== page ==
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B4 The Bell, Thursday May 6


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#16 Madame Wrecked Him

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Posted 06 May 2004 - 08:34 AM

Given the simple fact that the housing market has been scraping the bottom of the barrel (meaning taking on all buyers regardless of credit quality) for the last couple of years, I think the housing market dies from exhasution as much or more so than it does from rising rates, though that will be like throwing a drowning man an anchor.

No disagreement there, yobob.

Do you think stories like this one from Macleans count as another proverbial canary in the coal mine?

Canada's rocketing real estate market is defying pessimists -- heck, it's defying realists. KATHERINE MACKLEM explains why, thanks to a solid economy and nesting boomers, it's here to stay.

And how about statements like this:

Rubin agrees it will be a while before this market turns sour. "It'll continue as long as interest rates continue to be low," he says. Contrary to popular wisdom -- and the bond market -- which expects interest rates to creep up in the near future, Rubin goes so far as to suggest there won't be a rate increase in the U.S. (which can trigger a copycat jump in Canada) at all this year. "Never in the history of the Federal Reserve Board has it raised rates during an election year," Rubin says. In Canada, not only are interest rates not going up, they may come down further, he predicts. "As long as interest rates stay at these levels, the housing market will continue to defy what normally are fundamental constraints."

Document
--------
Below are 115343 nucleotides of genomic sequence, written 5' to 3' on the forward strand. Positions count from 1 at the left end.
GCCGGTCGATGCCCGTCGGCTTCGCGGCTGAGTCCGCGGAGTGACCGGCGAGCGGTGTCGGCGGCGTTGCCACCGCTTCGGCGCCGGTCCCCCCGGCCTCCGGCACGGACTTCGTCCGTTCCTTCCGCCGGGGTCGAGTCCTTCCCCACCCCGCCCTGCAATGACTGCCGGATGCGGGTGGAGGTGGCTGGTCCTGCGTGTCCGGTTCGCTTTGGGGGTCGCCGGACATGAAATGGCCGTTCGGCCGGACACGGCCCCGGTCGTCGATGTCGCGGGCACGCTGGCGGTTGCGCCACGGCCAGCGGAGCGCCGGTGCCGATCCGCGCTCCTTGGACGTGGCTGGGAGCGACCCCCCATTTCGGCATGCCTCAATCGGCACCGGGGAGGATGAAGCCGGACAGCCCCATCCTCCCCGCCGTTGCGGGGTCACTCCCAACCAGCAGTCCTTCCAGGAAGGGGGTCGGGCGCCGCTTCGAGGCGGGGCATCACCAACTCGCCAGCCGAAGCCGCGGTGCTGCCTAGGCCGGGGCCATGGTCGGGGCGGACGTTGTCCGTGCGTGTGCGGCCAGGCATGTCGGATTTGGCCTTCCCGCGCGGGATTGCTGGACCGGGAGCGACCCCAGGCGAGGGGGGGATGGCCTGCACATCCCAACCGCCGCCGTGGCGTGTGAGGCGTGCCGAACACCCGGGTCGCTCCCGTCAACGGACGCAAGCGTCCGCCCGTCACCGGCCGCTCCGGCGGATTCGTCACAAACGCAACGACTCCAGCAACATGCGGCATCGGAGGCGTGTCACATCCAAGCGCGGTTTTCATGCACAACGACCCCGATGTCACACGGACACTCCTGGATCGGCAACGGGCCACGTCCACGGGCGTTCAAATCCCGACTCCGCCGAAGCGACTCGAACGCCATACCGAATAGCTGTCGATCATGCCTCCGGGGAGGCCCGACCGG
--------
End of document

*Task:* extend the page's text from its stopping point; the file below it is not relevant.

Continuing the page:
Does this guy think the Fed sets mortgage rates, and besides, where does he get the idea that rates have never been raised in election years?

Not here, evidently:

http://mortgagealman...electionyr.html

While the Federal Reserve has not made major changes in rates during these election years, the interest rate markets have been rocked back and forth by several market forces. It is these forces of market expectations, inflation and international interest rates, much more than current Federal Reserve policy, that will have the greatest impact on the direction of interest rates this fall.


Analysis of these three election years clearly proves three facts: First, the Federal Reserve has maintained tough, neutral and accommodating monetary policy over the last three elections. Second, interest rates have been increasing, steady and decreasing during these election years. Finally, whether interest rates are increasing or decreasing appears to have no impact on the outcome of a presidential election.